Men jailed for ‘accidental’ umbilical cord theft

Three men have been convicted after a witness saw them breaking into an apartment in southern Stockholm, whereupon the burglars filled their pockets with valuables – and an umbilical cord.

The thieves were discovered when a witness in a nearby residence saw them prowling around the apartment in Örby Slott, south of Stockholm.

She called police when she saw two of them climb through a window, while another kept watch below, according to the local Mitt I Söderort newspaper.

When the police arrived on the scene, two men, aged 25 and 27, jumped from the balcony and fled the scene, but were soon caught by police.

When police asked the thieves to empty their pockets, they were surprised to find an umbilical cord among the loot – of which 2,700 kronor ($401) in cash, jewellery and digital music players were included.

“We had saved our newborn baby’s umbilical cord as a memory, kind of like how some people keep a lock of their children’s hair. It’s a tradition in some countries,” said the child’s father to the paper.

Luckily, the family got the precious appendage back as well as everything else that was taken.

The two thieves were charged with aggravated robbery, while another man, 22, was charged for being an accomplice to the theft.

The robbery occurred in January this year, and the 25-year-old admitted in court that he couldn’t remember the event due to being under the influence of pills.

The 25 and 27-year-old were nevertheless each sentenced to nine months prison, while the 22-year-old was given a suspended sentence for aiding and abetting.

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Stockholm Pride is a little different this year: here’s what you need to know 

This week marks the beginning of Pride festivities in the Swedish capital. The tickets sold out immediately, for the partly in-person, partly digital events.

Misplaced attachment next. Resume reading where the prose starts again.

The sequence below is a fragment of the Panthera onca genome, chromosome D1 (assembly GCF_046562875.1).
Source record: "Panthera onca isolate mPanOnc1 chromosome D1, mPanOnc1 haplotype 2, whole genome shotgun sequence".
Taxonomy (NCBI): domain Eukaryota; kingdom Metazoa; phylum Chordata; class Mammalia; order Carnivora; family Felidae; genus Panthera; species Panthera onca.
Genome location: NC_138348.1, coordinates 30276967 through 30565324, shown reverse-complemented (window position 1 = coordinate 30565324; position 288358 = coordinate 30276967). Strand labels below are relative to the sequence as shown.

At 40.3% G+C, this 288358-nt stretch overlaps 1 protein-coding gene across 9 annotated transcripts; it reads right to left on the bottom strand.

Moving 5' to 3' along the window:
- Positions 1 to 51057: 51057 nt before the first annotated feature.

Pride parade 2019
There won't be a Pride parade like the one in 2019 on the streets of Stockholm this year. Photo: Stina Stjernkvist/TT

You might have noticed rainbow flags popping up on major buildings in Stockholm, and on buses and trams. Sweden has more Pride festivals per capita than any other country and is the largest Pride celebration in the Nordic region, but the Stockholm event is by far the biggest.  

The Pride Parade, which usually attracts around 50,000 participants in a normal year, will be broadcast digitally from Södra Teatern on August 7th on Stockholm Pride’s website and social media. The two-hour broadcast will be led by tenor and debater Rickard Söderberg.

The two major venues of the festival are Pride House, located this year at the Clarion Hotel Stockholm at Skanstull in Södermalm, and Pride Stage, which is at Södra Teatern near Slussen.

“We are super happy with the layout and think it feels good for us as an organisation to slowly return to normal. There are so many who have longed for it,” chairperson of Stockholm Pride, Vix Herjeryd, told the Dagens Nyheter newspaper.

Tickets are required for all indoor events at Södra Teatern to limit the number of people indoors according to pandemic restrictions. But the entire stage programme will also be streamed on a big screen open air on Mosebacketerassen, which doesn’t require a ticket.  

You can read more about this year’s Pride programme on the Stockholm Pride website (in Swedish).